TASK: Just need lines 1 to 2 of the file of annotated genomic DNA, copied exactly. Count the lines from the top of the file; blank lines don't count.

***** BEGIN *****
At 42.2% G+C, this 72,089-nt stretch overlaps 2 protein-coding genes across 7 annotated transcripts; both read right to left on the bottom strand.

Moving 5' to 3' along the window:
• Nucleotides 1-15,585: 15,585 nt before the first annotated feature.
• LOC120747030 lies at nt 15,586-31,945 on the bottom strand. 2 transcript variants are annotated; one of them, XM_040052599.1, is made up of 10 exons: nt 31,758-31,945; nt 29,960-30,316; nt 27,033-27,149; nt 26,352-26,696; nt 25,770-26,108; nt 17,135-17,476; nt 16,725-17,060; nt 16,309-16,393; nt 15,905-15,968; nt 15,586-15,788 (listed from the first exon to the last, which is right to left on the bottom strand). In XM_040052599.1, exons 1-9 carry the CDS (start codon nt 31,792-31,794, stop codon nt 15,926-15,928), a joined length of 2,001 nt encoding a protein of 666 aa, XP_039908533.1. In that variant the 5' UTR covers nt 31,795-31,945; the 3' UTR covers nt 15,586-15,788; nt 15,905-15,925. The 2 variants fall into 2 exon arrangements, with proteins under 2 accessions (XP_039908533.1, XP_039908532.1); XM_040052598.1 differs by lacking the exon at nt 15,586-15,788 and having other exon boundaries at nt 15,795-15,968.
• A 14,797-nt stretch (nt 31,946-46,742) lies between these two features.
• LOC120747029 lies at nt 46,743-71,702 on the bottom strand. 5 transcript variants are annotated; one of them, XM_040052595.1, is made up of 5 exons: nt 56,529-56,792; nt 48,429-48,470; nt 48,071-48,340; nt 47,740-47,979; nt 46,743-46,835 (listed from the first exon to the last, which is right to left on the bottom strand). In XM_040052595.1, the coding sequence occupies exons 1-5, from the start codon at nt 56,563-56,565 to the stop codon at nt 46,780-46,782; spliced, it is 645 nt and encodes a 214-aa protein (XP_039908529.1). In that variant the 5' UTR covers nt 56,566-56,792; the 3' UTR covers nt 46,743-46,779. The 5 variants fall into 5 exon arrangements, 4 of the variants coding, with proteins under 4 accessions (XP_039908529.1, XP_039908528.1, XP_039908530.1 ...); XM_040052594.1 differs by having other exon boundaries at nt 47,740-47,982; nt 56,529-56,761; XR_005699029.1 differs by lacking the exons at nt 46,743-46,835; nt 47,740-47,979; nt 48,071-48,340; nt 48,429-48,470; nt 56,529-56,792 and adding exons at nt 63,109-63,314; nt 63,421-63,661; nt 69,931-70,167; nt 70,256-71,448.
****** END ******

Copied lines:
At 42.2% G+C, this 72,089-nt stretch overlaps 2 protein-coding genes across 7 annotated transcripts; both read right to left on the bottom strand.

Moving 5' to 3' along the window: